News Release from Mark Wicks, Community Development Director
CHARLES CITY – A historic cornerstone building in downtown Charles City has been named to the “Most Endangered Properties” list by a state preservation organization.
The Dr. J.W. Smith Building at 201-203 North Main St., also known as the Winterink Building, was the first of the properties announced for inclusion on the Most Endangered list this year by Preservation Iowa. The organization is announcing one accepted property a day on its Facebook page until the list is complete. To date three other properties have also been announced, in Red Oak, Jackson County and LeMars.
Begun in 1995, Iowa’s Most Endangered Properties was created to spotlight special buildings and historic sites that are slowly and gradually slipping away. The preservation program provides a resource for media coverage and introduces endangered property owners to preservation advocates and resources that can help preserve their historic property.
Each year a call for nominations is made through the Preservation Iowa membership, Main Street communities and historic preservation commissions across the state. A panel of judges considers four criteria in choosing the final list: geographic distribution, historic significance, nature of the threat and variety of building type.
The Charles City Historic Preservation Commission nominated the Smith/Winterink Building, which was constructed in 1866 by Dr. Joel Washington Smith, one of the first physicians to move to what was then St. Charles and open a practice. For many years the building housed a pharmacy/drug store on the ground floor, presumably to go along with Dr. Smith’s medical practice upstairs. The three-story structure was constructed by Ira and Anson Brackett from native limestone taken out of the old Fairgrounds Quarry (now known as Lions Field Park).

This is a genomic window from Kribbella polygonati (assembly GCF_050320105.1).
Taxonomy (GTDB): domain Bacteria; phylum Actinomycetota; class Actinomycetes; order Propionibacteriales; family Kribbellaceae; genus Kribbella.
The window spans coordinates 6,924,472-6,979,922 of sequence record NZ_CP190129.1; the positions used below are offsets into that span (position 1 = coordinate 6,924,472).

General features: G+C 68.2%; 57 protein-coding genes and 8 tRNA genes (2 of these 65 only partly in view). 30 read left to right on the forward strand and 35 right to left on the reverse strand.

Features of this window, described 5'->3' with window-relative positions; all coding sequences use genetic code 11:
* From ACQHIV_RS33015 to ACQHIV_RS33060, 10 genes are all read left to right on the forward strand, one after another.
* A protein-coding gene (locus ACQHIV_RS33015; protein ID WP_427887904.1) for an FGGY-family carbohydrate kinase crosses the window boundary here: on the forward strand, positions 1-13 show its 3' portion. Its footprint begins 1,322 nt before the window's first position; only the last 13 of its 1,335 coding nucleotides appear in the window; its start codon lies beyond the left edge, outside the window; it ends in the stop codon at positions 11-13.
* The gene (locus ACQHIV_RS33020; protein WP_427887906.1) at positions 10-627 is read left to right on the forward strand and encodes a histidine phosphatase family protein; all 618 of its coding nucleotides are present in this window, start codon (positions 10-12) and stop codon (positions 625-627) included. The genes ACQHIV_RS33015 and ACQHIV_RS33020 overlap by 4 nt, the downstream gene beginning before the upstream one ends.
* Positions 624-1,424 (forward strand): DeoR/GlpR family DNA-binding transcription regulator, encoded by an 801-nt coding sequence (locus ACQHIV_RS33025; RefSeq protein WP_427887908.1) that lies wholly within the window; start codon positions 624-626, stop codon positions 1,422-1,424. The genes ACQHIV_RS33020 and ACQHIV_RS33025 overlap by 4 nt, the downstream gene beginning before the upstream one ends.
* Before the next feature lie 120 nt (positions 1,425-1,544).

Today, the building is today part of a downtown historic district that is on the National Register of Historic Places, and is the only intact block on Main Street remaining after the tornado of 1968.
“The structural integrity of the building is a major concern at present,” the Charles City Preservation Commission noted in its nomination. “The exterior has been severely neglected and pieces of stone have fallen off. A damaged roof has left the interior exposed to water and animals. Despite offers of help by Community Revitalization and Historic Preservation Commission representatives in locating preservation resources, the current owner has not shown a willingness or ability to either maintain the building or sell it.”
The property is currently owned by Ellyn (Winterink) Dix of Clear Lake. Both the Historic Preservation Commission and the Business Improvement Committee of Community Revitalization have approached the City about doing something to help save the historic building.
Charles City Historic Preservation Commission Chair Jeff Sisson reported that the Endangered Properties listing does not come with any financial assistance. “However it brings increased public awareness to the property’s situation and helps it score higher in grant applications.”
Preservation Iowa is a private, non-profit advocacy group established in 1991 to help address statewide preservation concerns. Originally called the Iowa Historic Preservation Alliance, the group changed its name to Preservation Iowa in 2010. The organization has sponsored or hosted several statewide preservation and educational conferences, as well as played a part in the Iowa legislature’s decision to pass a state rehabilitation tax credit in 2000. It’s two highest profile programs are Iowa’s Most Endangered Properties and the Preservation at its Best Awards. Each has continued to expand and mature over the years. In 2010 Preservation Iowa launched a Main Street Development Loan Program, a national pilot project designed to support small business entrepreneurs that locate and grow within selected historic commercial districts by working with local lenders.
Preservation Iowa also continues to promote several important preservation initiatives: barns, country schools, and movie theaters. It has also expanded its initiatives to include disaster recovery and sacred places.